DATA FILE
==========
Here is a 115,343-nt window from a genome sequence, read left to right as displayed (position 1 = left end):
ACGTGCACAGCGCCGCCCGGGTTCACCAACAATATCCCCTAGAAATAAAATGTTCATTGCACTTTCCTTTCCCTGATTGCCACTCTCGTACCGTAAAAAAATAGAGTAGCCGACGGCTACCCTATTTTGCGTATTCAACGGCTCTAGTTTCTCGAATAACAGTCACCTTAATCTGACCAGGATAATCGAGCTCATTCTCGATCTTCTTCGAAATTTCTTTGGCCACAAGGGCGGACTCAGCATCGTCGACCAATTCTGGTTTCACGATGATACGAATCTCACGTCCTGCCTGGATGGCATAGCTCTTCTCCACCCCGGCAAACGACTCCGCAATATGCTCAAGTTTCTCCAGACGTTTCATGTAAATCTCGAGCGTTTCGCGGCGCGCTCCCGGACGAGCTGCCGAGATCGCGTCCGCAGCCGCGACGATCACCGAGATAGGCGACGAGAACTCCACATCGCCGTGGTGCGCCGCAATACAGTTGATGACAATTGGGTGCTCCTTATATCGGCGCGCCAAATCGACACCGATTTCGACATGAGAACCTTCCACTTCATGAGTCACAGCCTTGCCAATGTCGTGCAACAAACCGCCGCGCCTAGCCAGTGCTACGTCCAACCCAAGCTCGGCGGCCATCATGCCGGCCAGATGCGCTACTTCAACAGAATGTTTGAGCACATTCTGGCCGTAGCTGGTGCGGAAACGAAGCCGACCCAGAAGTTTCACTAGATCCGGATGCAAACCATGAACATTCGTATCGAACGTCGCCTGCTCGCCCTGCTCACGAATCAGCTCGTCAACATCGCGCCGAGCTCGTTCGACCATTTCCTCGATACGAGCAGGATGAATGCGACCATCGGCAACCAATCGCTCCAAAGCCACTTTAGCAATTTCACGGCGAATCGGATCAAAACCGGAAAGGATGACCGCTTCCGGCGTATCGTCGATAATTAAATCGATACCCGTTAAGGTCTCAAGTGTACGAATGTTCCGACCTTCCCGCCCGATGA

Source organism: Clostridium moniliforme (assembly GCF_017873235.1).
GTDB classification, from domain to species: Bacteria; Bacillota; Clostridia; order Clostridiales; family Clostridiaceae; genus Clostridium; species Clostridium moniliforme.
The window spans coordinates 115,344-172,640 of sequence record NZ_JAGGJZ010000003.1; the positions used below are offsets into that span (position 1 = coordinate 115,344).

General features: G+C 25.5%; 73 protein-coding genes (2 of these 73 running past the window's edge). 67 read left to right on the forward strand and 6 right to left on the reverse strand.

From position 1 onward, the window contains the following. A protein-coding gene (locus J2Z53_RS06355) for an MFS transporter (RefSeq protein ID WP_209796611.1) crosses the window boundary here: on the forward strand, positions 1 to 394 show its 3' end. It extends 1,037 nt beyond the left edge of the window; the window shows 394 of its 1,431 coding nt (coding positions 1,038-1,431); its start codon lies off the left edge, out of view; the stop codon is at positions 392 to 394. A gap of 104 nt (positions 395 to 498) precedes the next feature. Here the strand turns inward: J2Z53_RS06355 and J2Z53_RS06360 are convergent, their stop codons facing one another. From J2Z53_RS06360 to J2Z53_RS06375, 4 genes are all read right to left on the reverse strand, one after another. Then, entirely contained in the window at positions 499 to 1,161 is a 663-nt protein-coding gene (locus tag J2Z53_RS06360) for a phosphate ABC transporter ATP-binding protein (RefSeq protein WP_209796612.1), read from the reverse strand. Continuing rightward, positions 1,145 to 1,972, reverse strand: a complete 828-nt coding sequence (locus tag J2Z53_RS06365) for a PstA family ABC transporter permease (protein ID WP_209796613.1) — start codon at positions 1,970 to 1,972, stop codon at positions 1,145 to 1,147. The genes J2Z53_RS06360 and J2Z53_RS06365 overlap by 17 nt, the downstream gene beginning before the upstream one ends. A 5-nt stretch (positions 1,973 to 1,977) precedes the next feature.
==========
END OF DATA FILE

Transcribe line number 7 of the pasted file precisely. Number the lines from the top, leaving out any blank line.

From position 1 onward, the window contains the following. A protein-coding gene (locus J2Z53_RS06355) for an MFS transporter (RefSeq protein ID WP_209796611.1) crosses the window boundary here: on the forward strand, positions 1 to 394 show its 3' end. It extends 1,037 nt beyond the left edge of the window; the window shows 394 of its 1,431 coding nt (coding positions 1,038-1,431); its start codon lies off the left edge, out of view; the stop codon is at positions 392 to 394. A gap of 104 nt (positions 395 to 498) precedes the next feature. Here the strand turns inward: J2Z53_RS06355 and J2Z53_RS06360 are convergent, their stop codons facing one another. From J2Z53_RS06360 to J2Z53_RS06375, 4 genes are all read right to left on the reverse strand, one after another. Then, entirely contained in the window at positions 499 to 1,161 is a 663-nt protein-coding gene (locus tag J2Z53_RS06360) for a phosphate ABC transporter ATP-binding protein (RefSeq protein WP_209796612.1), read from the reverse strand. Continuing rightward, positions 1,145 to 1,972, reverse strand: a complete 828-nt coding sequence (locus tag J2Z53_RS06365) for a PstA family ABC transporter permease (protein ID WP_209796613.1) — start codon at positions 1,970 to 1,972, stop codon at positions 1,145 to 1,147. The genes J2Z53_RS06360 and J2Z53_RS06365 overlap by 17 nt, the downstream gene beginning before the upstream one ends. A 5-nt stretch (positions 1,973 to 1,977) precedes the next feature.